A la Famiglia: the Boisterous Coughlins
Turnabout's fair play. Or at least that's what some readers of The Pilot have been telling me ever since I wrote about how my Yankee husband met my Southern family.
Truth is, when I met the Coughlins, I was a little overwhelmed by other, more pressing concerns. I had moved to snowy upstate New York only a few months earlier, and in my new town, I was faced with "Big Questions."
Like how to keep my feet dry and warm while wearing high heels. Because no way was I going to wear bulky snow boots with my business attire. Snow boots with skirts and pantyhose! Can you imagine?
Then there was the issue of skin care. My skin was actually peeling in the dry air, for heaven's sake. I longed for the humidity that made my skin dewy and supple. What was a Southern girl obsessed with skin care to do?
At the top of my list of questions was how to keep from hitting other cars when I skidded, more than once, into oncoming traffic.
When I finally did focus on the fact that I was meeting my in-laws, a car crash seemed more appealing.
The occasion for the grand event was my future father-in-law's 70th birthday. Everyone would be there - friends, parish members, grandchildren, Patrick's siblings. All seven siblings, Lord help me.
Even before we said hello, I had two strikes against me: I was not Catholic, and I was neither Irish nor Italian, cultures of which my in-laws were proud descendants.
The siblings didn't beat around the bush. After inquiries about my hometown and family, they got to the point.
"What are your intentions with our brother?" one of them asked on behalf of the group.
What were my intentions? I could hardly say my intentions were to marry Patrick and bear his children when we weren't even engaged. Like a doofus, I muttered and stammered some unintelligible response, surely confirming the stereotype that Southerners are dumb as rocks.
I didn't fare any better at subsequent family gatherings. Due to the frequent and random use of Italian words, ordinary conversation confounded me.
"Honey, can you get some cicoria?" Patrick's mother, Nickie, asked me one night while she was making dinner.
I looked at her daftly, and instead of admitting I didn't know what in the name of Sam Hill she was talking about, I scurried to find Patrick and ask him. Turns out I was on an errand to pick dandelion greens. Instead of rolling the "r," she pronounced it like a "d."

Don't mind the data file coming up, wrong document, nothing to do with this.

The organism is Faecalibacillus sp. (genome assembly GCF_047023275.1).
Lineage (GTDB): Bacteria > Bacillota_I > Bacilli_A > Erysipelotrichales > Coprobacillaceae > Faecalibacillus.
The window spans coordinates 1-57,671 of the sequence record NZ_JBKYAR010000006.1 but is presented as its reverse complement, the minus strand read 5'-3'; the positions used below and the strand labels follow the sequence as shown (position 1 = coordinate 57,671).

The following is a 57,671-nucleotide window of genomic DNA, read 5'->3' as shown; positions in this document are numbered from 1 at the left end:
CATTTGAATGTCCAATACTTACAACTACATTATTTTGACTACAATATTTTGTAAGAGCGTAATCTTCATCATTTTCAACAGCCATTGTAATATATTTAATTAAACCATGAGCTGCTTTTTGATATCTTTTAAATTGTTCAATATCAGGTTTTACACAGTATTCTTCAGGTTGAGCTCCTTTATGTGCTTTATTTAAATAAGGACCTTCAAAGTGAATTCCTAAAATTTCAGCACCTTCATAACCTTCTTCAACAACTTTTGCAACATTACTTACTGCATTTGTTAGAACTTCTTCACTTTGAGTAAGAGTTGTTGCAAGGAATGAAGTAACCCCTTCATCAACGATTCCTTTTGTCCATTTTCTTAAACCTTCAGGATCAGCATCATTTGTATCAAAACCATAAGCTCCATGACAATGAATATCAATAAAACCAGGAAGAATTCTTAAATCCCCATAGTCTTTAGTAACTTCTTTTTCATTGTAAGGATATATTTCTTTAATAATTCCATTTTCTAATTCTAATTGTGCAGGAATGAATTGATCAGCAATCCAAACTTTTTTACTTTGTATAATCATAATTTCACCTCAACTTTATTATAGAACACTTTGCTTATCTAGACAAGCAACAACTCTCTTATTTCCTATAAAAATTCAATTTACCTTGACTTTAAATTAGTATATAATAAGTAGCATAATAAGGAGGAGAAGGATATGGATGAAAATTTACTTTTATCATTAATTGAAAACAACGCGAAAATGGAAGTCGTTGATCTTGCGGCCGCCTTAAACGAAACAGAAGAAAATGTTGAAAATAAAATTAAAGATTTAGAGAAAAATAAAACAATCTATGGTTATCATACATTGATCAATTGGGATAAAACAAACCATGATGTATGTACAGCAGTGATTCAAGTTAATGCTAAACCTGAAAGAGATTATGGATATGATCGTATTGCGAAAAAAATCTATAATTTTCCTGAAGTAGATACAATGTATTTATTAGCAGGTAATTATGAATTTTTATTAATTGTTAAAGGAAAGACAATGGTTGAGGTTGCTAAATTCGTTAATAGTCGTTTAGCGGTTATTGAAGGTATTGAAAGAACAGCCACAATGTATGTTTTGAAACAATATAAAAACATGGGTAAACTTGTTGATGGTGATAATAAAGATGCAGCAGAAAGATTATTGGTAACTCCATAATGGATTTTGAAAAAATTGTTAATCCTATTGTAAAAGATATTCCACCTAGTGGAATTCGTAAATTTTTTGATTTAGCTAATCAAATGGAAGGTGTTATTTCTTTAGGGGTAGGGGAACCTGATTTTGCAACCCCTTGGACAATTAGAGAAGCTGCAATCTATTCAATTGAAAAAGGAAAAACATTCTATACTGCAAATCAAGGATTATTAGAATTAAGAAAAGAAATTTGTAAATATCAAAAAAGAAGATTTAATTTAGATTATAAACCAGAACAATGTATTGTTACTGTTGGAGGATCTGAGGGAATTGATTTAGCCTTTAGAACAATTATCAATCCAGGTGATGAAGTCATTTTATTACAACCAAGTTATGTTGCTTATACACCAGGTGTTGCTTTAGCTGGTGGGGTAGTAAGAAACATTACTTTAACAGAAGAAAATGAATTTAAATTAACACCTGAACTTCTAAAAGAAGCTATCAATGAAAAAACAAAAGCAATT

Meal times were so stressful I invariably had agita. Before we ate, we blessed the food. In Gaelic. That was one nod to the Irish side of the family. The prayer was wrapped up with the sign of the cross, the order of which I can never remember.
I always forgot, too, that before digging into a delicious pan of baked basta (that's pasta pronounced Coughlin-style), we must toast.
"Te amo," my in-laws would say, "alla famiglia," with their glasses raised high above their heads. A good toast concludes with not a delicate clinking of glasses but loud and wholehearted clunks.
Conversation was boisterous with a constant passing of plates of more stuff I couldn't pronounce and was therefore constantly asking, "What would you like me to pass?"
When it came time for the cannoli, cassata cake, biscotti and espresso with Sambuca, I knew dinner was almost over and I could relax.
You see, I figured out early on how to manage post-dinner interactions. Turns out the best way to survive an evening with a spirited Italian family is to follow the rules for surviving a crowd crush.
1. Make a mental note of the emergency exits. 2. Stay on the edge of the crowd. 3. If necessary, hide behind a fixed object.
Occasionally, my in-laws would take note that I was missing. "Where's Melanie?" they would ask Patrick.
That's when I would wave my hand from whatever hiding spot I'd chosen that night.
"I'm here," I'd say in a quiet voice, hoping they would soon forget I was there. By the door. Away from them. Behind something big and stationary.
After hiding for a few hours, the time would come for me to utter two of the few Italian words I knew.
"Ciao, bella!" I'd utter as my petite mother-in-law stood on her tippy-toes to kiss my cheek.
Always, she hugged me warmly in a way that told me, no matter where I sat, I was now part of the Coughlin family.
Contact Melanie Coughlin at email@example.com.
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